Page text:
Imagine kayaking Silver Springs with manatees swimming in crystal clear water and monkeys swinging through the trees beside you. If this sounds like a movie, you might be onto something. Silver Springs State Park in Florida is one of the largest artesian springs ever discovered and the only place in America you can see manatees and wild monkeys on the same trip.
It is also the filming location for the black and white Tarzan movies, Creature From the Black Lagoon and a host of other films and TV shows. There is no other paddling experience quite like Silver Springs, whether you’re looking to entertain kids or find active date ideas.
Manatee Encounters From your Kayak
The park’s spring run extends for about a mile beyond the springhead in the state park. The water is so clear that you can see all the way to the bottom. It’s a great place to observe all kinds of unique fish like the prehistoric Florida Gar or mullets jumping out of the water. It’s also the best place to see manatees in Silver Springs. In the cool winter months, the manatees will tend to congregate in the 72-degree spring water. During warmer months, they will spread out down the length of the river. However, the viewing is better in the spring run where the water is clearer.
Keep your eyes open for manatees surfacing every four minutes or so to breathe. Look for the swirls when the animal dives or its back, tail, or head as it surfaces, and listen for its deep exhale. Another great strategy is teaming up with other paddlers heading down the river to share manatee sightings.
Do you want to learn more manatees and how to swim with manatees in near by Crystal River? Check out our article Swimming with Manatees in Florida – Everything You Need to Know.
Guidelines for Kayakers on Ethical Manatee Encounters
Manatees are protected by the Marine Mammal Protection Act of 1972, the Endangered Species Act of 1973 and the Florida Manatee Sanctuary Act of 1978. It is illegal to feed, harass, harm, pursue, hunt, shoot, wound, kill, annoy or molest manatees. Anyone who participates with paddle-sports must abide by the laws that protect manatees. Florida Fish and Wildlife offers the following guidelines for paddling with manatees:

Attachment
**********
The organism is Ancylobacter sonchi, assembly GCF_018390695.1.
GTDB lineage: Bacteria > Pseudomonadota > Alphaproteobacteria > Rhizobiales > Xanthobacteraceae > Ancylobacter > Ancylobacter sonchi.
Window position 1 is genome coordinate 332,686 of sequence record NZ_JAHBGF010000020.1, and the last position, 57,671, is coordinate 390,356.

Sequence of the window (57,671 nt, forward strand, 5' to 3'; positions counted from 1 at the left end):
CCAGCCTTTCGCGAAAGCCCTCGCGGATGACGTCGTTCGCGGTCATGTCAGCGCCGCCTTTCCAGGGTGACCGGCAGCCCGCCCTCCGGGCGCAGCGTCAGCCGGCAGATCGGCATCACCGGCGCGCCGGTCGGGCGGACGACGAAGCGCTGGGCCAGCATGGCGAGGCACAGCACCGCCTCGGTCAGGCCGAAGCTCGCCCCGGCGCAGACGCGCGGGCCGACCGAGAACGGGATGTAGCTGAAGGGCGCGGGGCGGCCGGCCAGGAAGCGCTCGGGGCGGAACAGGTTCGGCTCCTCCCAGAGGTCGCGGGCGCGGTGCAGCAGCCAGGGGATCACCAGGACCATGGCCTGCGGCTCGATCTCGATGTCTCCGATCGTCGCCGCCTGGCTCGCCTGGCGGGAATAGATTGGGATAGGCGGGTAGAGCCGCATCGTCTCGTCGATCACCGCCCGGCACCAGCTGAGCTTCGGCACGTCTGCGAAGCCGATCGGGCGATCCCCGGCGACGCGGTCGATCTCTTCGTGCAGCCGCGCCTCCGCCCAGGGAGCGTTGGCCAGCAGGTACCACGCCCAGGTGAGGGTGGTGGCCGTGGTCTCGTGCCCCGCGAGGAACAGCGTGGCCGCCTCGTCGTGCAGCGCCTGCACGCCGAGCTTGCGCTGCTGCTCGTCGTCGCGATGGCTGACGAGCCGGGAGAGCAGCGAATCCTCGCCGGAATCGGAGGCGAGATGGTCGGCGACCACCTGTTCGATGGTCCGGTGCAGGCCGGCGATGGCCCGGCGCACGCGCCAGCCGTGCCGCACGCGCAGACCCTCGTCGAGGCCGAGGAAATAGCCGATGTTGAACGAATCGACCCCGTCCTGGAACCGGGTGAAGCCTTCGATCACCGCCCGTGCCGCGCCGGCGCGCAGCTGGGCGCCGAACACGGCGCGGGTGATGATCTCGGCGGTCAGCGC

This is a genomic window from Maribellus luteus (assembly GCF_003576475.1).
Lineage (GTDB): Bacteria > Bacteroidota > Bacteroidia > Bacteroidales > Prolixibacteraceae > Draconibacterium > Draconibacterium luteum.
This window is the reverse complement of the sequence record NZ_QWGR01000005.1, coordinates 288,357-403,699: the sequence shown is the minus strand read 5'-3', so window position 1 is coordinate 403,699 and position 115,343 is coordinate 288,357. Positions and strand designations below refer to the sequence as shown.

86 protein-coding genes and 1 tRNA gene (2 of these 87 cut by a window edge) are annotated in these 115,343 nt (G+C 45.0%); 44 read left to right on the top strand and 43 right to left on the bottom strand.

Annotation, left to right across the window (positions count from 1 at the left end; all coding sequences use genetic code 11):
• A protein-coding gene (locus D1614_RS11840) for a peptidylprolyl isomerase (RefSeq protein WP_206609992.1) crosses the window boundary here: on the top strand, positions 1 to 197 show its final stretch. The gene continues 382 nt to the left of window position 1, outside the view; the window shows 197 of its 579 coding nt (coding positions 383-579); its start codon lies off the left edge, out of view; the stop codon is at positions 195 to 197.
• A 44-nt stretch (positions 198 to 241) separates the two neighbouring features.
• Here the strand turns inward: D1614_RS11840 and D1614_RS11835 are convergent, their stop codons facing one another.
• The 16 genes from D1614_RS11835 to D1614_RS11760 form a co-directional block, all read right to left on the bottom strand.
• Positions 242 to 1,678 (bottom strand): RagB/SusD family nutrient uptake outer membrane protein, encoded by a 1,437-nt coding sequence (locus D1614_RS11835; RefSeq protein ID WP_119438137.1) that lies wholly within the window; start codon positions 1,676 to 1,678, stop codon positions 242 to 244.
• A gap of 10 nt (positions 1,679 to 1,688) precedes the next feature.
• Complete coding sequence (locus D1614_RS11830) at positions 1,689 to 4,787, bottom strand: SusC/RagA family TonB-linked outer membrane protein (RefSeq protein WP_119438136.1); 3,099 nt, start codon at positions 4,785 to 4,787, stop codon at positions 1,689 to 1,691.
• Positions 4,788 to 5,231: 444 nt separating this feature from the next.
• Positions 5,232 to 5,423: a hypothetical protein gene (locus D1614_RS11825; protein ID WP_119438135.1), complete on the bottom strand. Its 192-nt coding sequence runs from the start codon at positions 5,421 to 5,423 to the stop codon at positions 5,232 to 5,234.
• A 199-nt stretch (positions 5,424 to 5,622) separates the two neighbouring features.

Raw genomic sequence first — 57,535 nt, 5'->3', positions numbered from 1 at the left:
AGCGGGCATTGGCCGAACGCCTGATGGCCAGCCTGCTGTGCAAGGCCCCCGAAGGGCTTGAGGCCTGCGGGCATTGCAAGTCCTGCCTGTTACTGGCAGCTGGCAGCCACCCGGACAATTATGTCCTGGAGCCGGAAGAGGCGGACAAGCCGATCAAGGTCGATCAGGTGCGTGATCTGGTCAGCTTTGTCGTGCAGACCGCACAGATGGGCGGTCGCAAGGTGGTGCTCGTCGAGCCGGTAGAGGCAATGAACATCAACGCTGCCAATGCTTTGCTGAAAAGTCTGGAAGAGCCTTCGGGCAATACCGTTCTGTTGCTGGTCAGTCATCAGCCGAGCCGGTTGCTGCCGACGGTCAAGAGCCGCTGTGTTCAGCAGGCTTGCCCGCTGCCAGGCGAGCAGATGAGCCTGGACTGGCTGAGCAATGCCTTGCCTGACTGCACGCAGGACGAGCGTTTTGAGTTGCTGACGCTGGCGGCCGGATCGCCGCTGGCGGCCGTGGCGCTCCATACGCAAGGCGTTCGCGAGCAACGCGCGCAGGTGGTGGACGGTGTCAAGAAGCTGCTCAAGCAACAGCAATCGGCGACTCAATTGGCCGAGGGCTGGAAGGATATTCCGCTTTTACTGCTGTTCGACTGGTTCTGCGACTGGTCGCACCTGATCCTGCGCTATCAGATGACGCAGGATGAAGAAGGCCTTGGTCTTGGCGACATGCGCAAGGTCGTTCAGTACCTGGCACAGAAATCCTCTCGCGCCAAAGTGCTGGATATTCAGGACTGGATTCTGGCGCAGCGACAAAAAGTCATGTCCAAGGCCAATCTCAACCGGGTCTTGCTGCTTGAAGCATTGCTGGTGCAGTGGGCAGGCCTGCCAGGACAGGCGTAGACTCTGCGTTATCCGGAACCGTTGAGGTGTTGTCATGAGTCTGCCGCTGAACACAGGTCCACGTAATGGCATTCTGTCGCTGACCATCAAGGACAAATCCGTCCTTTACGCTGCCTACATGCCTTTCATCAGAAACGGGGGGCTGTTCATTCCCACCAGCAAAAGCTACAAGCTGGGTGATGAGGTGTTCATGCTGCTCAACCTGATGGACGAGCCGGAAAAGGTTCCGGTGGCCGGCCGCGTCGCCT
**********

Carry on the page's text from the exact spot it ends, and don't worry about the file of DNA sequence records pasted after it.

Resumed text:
- Keep your distance and limit your viewing time so that the manatees do not notice you or your vessel.
- Avoid approaching or surrounding any manatees that you or others in your group come upon. Manatees that frequently encounter paddlers can lose their natural caution around all vessels, which may increase their risk of injury when they approach motorized vessels.
- Manatees should not come in contact with your vessel. While manatees may initiate the contact, paddlers should be aware that manatees are capable of flipping a vessel.
- If a manatee responds to your presence, you are too close. Move away to a distance that does not change the animal’s natural behavior.
- Wear polarized sunglasses so that you can see where manatees are located underwater.
- Speak quietly and avoid making loud noises when you are near wildlife areas.
- Offering food or water to manatees is prohibited because it alters their foraging behavior and is considered a form of harassment.
- Paddle your vessel to avoid traveling over resting manatees. Manatees must surface to breathe and will startle awake if you are in the way. Give them space to surface and breathe.
- Calves (very young manatees) and juvenile manatees are cute and curious but they are not pets. Avoid the temptation to rub, scratch or otherwise touch any manatees that surface near your vessel. Remember to “look, but don’t touch” manatees.
- Manatee mating herds are interesting to watch as several bulls (males) pursue a cow (female) until she is ready to mate. For your safety, watch these mating herds from a distance as the animals are focused on mating and do not heed intruders in their midst.
- It is okay to take pictures of manatees—please do not lift, touch, hold on to or pose manatees for your pictures.
- Be a good role model for others so that they learn how to watch and enjoy wildlife without disturbing animals.
Wild Monkey Encounters Boating at Silver Springs
We love love love manatees, but it’s the monkeys (rhesus macaque) that make Silver Springs unique. Where did the Silver Springs monkeys come from? The popular story that the monkeys were part of the Tarzan movies is false. Those movies contained no rhesus macaques, probably because of their foul temperament. University of Florida researchers believe that Colonel Tooey imported the monkeys for his wild Jungle Cruise attraction in 1938.
The original colony was just six monkeys with six more that being added around the mid-40’s. About 200 of these primates now roam the Silver Springs area. If you look carefully, you’ll observe the genetic traits of a shallow gene pool in these monkeys like their crooked tails. We found the monkeys most abundant in the swampy areas below the spring run.